2 Corinthians 6
1And working together with Him, we also urge you not to receive the grace of God in vain--
2for He says,
"AT THE ACCEPTABLE TIME I LISTENED TO YOU,
AND ON THE DAY OF SALVATION I HELPED YOU."
Behold, now is "THE ACCEPTABLE TIME," behold, now is "THE DAY OF SALVATION"--
3giving no cause for offense in anything, so that the ministry will not be discredited,
Paul, drawing from Isaiah 49:8, urges the Corinthians both to be sure of their salvation in Christ by repenting of their sins and putting their trust in Him if they haven’t already. This is the time to turn to Him, and only while we are alive and until the return of Christ, will sinners have a chance to repent. God desires to listen and help the sinner if only he would call out to Him in faith. Paul and the apostles desire that the Corinthians be their fellow workers, which they only can be if they are saved and then living out their faith in obedience. An ambassador of the gospel must have received the gospel, must be able to share the gospel, and must live a life transformed by the gospel such that no one can discredit his testimony. Paul wants the Corinthians to become effective ambassadors of the gospel so that their salvation truly amounts to fruit for the kingdom, but in order to do this, they must walk in holiness. Otherwise, offenses will be given to those watching, and the ministry can be discredited. Even part of the body being unfaithful can make it more difficult for others to preach and be respected. Faithfulness in the body in one place leads to credibility even in another. Thus, Paul desires that the Corinthians walk in holiness so that their testimony and his can be made effective and believable.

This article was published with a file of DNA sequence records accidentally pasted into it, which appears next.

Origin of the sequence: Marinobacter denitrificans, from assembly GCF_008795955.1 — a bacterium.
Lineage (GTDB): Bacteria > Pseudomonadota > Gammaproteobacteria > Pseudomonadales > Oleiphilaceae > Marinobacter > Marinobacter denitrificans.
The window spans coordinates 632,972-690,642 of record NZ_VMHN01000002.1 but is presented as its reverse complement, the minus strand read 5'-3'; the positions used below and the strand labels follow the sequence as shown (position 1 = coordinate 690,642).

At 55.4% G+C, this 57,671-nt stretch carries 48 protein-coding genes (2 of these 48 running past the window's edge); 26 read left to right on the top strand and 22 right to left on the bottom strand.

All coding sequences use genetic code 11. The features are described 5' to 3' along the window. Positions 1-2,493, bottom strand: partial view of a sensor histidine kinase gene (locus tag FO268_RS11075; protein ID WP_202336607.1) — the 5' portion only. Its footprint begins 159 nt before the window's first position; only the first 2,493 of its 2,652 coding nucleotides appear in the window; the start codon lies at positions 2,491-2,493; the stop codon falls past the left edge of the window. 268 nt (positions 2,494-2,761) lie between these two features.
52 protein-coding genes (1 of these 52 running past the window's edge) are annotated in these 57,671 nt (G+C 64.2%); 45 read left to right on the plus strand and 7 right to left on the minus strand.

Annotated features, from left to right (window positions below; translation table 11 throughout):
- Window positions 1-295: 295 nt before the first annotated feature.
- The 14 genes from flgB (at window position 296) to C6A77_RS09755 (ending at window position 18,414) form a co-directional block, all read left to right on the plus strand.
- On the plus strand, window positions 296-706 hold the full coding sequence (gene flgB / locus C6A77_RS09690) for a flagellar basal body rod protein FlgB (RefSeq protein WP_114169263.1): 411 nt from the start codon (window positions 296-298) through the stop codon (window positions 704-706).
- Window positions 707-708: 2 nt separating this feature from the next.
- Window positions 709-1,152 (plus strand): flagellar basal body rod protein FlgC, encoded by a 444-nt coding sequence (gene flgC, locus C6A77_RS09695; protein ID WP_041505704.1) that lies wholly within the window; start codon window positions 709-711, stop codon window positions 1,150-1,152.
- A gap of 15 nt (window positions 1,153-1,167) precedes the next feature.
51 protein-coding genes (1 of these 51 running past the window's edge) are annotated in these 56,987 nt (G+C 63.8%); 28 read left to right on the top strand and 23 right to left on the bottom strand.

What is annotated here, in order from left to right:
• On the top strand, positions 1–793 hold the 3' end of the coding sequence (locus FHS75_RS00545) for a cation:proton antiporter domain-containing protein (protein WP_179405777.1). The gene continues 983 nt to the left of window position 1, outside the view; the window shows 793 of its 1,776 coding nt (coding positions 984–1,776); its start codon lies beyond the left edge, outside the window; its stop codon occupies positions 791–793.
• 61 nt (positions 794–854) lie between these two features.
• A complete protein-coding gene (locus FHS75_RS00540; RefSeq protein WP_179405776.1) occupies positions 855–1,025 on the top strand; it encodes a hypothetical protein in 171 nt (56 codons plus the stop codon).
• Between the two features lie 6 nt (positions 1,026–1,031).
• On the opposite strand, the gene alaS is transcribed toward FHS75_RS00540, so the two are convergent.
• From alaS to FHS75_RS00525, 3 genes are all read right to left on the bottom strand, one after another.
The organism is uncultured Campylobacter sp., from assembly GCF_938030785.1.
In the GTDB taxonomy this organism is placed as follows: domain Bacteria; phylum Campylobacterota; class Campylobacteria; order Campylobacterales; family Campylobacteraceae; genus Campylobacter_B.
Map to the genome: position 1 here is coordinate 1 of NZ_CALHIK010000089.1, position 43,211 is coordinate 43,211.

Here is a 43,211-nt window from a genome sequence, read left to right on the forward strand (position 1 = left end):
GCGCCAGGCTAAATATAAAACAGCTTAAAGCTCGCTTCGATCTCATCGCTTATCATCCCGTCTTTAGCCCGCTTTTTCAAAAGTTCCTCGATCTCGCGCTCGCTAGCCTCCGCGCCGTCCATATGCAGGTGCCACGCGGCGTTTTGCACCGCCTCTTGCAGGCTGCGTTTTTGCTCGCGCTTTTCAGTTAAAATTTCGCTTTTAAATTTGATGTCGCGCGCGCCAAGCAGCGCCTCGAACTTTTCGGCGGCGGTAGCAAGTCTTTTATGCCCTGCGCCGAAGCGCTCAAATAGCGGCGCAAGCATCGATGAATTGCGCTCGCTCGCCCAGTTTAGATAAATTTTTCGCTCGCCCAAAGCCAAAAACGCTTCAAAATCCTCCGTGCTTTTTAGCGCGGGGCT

4but in everything commending ourselves as servants of God, in much endurance, in afflictions, in hardships, in distresses,
5in beatings, in imprisonments, in tumults, in labors, in sleeplessness, in hunger,
6in purity, in knowledge, in patience, in kindness, in the Holy Spirit, in genuine love,
7in the word of truth, in the power of God; by the weapons of righteousness for the right hand and the left,
8by glory and dishonor, by evil report and good report; regarded as deceivers and yet true;
9as unknown yet well-known, as dying yet behold, we live; as punished yet not put to death,
10as sorrowful yet always rejoicing, as poor yet making many rich, as having nothing yet possessing all things.